There’s a chill in the air. Last week we were in the 80’s in the Pacific Northwest. Today, as I was working in the yard, I noticed that the air felt crisp. It wasn’t cold enough for a jacket, just a reminder of what is to come. It’s the time of year when Mother Nature can’t decide if we need a rake or a sprinkler.
It’s my absolute favorite time of year for my yard. I’ve been waiting all year for flowers like these!
“Oh, my pumpkins are just so big. I don’t know what I’ll do.”
“Poor me. My corn stalks are practically stalking my neighbors. They are just so tall!”
“Oh, whatever will I do with ALL of these raspberries?”
My shady little garden pales in comparison to my mother’s.
Here are her garden boxes with flowers and veggies. Don’t you just love those little bird houses she has mingled in with her flowers?
This hydrangea is an Everlasting Summer. It is one of my favorites. I love that it blooms all season. Most hydrangeas bloom on wood from the previous year. This variety isn’t picky. You can cut it all you want, and it keeps producing flowers. I love that!
Do you want to know my secret for getting them so blue? I bought a soil additive at the garden center called True Blue. It changes the PH level of the soil and makes them a deeper blue. My sister puts apple peels around her hydrangeas and it turns them almost navy blue. They are beautiful. I’ve never tried that trick, but it seems to work for her. You can also buy an additive to make your hydrangeas pink. Pink isn’t really my color, so I’ll stick with my True Blue. (Note to self: clean up the dog toys before taking photos. Cooper’s tennis ball is at the base of the plants.)
So, there you have it. True Blue Everlasting Summer hydrangeas.
I’m hoping these plants will fill in. I bought the three perennials on the clearance table. They look pretty pathetic right now, but I’ll give them a few years to prove themselves. The urn was a roadside freebie. The stump was one of those things I just couldn’t figure out how to get rid of. What’s that old saying about life giving you lemons? Well, now I love this little corner. I’m glad I couldn’t get rid of the stump.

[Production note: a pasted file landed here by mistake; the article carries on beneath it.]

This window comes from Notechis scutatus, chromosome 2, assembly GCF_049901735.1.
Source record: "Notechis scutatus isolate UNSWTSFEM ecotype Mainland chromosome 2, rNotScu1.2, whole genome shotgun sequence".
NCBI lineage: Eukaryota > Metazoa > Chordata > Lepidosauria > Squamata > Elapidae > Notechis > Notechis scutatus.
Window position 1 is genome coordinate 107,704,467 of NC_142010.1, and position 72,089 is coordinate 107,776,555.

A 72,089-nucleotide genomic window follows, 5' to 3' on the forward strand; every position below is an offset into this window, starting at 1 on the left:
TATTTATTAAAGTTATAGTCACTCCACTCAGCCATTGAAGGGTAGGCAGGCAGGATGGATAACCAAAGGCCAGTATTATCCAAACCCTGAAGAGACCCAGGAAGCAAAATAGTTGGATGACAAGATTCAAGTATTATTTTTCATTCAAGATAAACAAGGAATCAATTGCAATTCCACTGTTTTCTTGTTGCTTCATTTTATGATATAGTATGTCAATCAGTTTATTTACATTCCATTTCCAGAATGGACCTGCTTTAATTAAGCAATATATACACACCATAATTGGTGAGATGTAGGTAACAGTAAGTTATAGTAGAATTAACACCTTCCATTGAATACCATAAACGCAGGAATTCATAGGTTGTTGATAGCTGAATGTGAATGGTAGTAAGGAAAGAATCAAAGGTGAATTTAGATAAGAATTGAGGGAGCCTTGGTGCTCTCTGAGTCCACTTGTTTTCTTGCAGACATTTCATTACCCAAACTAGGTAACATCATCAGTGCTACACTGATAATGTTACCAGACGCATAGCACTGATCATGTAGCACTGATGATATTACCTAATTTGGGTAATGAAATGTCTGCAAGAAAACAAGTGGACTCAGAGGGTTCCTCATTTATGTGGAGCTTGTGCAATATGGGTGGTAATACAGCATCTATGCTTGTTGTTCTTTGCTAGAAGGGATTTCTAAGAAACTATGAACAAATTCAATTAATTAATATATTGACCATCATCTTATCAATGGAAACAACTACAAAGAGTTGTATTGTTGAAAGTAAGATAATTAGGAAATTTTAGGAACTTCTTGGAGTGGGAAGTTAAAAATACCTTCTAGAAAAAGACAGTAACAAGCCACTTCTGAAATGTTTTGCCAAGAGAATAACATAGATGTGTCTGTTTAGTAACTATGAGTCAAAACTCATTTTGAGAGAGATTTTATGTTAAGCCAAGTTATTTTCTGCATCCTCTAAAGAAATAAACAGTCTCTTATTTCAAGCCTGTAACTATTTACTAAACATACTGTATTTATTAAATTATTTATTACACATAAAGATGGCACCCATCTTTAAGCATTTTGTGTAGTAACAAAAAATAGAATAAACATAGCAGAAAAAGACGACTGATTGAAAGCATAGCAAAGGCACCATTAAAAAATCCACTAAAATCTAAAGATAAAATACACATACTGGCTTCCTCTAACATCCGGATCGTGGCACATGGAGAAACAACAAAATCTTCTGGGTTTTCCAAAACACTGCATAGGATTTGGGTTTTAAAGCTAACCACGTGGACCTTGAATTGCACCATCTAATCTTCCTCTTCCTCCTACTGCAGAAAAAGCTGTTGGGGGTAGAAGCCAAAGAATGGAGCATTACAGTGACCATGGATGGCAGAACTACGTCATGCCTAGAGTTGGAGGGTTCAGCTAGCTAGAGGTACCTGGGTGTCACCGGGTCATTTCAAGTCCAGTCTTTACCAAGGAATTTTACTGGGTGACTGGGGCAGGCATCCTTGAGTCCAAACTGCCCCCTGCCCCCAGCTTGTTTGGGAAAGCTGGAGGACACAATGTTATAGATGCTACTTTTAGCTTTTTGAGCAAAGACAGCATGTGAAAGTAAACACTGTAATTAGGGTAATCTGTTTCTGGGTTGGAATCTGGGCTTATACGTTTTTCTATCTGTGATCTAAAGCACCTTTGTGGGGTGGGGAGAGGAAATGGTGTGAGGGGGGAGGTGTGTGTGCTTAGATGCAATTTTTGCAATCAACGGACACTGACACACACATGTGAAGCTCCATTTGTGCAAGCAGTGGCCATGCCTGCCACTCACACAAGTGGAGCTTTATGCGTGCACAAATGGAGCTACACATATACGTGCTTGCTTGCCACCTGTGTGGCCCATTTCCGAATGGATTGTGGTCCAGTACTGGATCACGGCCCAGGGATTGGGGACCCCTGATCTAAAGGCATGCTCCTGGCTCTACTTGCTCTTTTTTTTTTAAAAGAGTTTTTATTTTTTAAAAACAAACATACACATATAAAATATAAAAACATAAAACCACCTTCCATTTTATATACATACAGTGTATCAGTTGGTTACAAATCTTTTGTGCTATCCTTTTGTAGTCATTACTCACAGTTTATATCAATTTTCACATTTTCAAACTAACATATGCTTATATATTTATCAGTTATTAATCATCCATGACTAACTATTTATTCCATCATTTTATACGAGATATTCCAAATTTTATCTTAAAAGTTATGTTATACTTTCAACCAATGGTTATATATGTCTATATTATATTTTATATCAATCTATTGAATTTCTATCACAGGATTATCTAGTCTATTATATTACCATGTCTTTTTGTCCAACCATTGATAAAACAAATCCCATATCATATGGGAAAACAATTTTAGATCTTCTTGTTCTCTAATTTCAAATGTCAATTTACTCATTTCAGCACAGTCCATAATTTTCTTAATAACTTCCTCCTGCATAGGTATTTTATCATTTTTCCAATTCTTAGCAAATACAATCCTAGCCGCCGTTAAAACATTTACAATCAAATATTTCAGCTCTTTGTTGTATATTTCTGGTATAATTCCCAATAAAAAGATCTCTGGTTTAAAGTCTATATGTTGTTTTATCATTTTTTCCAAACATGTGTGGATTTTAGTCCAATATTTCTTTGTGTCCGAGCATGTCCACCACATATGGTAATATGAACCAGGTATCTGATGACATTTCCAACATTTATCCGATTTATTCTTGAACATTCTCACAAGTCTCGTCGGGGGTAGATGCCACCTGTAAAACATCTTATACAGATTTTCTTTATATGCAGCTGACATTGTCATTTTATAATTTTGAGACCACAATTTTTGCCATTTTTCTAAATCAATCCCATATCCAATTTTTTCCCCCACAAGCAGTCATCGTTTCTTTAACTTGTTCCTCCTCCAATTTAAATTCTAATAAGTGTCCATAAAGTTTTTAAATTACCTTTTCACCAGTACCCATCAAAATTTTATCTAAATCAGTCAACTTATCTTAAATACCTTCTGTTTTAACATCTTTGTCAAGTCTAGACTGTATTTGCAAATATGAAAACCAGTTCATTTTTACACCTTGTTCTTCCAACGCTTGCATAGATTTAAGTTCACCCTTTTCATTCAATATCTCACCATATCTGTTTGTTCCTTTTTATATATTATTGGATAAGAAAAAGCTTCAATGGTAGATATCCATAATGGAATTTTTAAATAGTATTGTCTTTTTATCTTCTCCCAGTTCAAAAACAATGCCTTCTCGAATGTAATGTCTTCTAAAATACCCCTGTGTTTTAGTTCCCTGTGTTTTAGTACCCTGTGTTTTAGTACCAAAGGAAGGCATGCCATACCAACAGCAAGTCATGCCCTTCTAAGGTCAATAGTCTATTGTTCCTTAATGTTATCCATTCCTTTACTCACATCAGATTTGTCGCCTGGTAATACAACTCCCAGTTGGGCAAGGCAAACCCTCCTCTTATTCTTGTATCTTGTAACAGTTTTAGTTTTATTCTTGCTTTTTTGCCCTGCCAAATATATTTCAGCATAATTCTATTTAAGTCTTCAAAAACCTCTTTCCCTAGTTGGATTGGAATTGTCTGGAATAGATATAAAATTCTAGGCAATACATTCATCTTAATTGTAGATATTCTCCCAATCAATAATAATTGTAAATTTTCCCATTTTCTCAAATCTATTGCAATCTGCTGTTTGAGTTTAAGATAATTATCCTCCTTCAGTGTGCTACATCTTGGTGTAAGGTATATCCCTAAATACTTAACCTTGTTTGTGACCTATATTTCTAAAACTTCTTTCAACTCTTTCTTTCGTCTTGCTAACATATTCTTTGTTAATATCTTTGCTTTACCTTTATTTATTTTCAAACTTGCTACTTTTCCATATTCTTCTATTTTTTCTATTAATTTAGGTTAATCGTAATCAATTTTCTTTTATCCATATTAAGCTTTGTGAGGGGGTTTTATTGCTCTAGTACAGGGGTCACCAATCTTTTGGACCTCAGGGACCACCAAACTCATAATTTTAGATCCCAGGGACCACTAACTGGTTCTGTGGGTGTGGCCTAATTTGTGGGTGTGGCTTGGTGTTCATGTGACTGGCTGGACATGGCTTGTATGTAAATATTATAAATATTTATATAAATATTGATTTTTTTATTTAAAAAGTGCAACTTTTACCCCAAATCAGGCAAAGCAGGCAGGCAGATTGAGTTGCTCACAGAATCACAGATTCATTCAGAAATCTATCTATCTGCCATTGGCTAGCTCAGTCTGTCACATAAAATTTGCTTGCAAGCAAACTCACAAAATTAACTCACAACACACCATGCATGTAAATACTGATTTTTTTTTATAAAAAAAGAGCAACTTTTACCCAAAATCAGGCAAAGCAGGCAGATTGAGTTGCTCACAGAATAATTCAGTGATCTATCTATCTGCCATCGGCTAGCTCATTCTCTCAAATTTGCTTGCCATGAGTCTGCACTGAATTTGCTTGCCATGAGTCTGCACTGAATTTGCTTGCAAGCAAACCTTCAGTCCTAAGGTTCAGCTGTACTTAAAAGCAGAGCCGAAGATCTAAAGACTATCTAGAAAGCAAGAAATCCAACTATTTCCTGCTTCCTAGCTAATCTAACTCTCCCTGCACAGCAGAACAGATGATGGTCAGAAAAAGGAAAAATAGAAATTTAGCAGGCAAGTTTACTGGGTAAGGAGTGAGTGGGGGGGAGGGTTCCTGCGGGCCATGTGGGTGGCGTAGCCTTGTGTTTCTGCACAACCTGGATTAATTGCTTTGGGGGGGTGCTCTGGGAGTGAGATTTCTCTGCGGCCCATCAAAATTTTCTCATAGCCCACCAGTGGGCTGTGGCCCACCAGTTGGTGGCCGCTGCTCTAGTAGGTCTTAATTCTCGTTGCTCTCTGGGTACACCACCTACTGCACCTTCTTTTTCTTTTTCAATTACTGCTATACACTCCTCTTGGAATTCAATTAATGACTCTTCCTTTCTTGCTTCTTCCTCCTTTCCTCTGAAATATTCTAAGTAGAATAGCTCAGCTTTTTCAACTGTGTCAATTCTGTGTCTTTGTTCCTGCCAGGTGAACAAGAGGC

I picked these hydrangeas two weeks ago and they still look beautiful in my kitchen. (Still loving my $1 milk bottles!)
Trying this post again, since it didn’t post with a picture last time…
I’ve had this little planter hanging next to my back door since I moved into my house. My stepdad made it for me before he passed away. He always loved wood working and I convinced him to start making some cute little projects to sell at craft fairs and farmer’s markets.
I’ve always loved this little picket fence, but couldn’t plant the tiny containers with anything. With the slats in the back, the dirt would always just fall out. I don’t know why I didn’t think about lining it with burlap before. The water drains through the burlap and holds the dirt in place. Most importantly, it looks cute and who doesn’t love burlap?
Papa Dave would be proud.
My hubby loved the recipe. It was light and just tasted healthy. My kids enjoyed making it with me, but weren’t fans of the finished product. (For the record, neither of them really love eggs.) I really enjoy the recipes and the concepts in this book. This is a great way to learn about gardening and cooking all at once!
Happy reading, gardening, and cooking!
The cold weather veggies are doing great! Hey, look quickly! The sun came out!
The sun came out for 2 days. Then the rain came back. My kids and I jumped at the chance to start a little gardening. This box was once home to my strawberry plants. They never produced too many berries because I wasn’t sunny enough. I was reading in Country Gardens magazine that lettuce is good to grow in areas like these. We dug up the berries and replanted them in another part of the yard. This became our lettuce box. We also planted peas at the back, just for fun. The potatoes are planted. The lettuce starts are in. Now all we need is a little warm weather and we can plant the rest of the garden. The snow level is supposed to be down to 500 feet tonight, so we’ll just have to wait to plant the garden.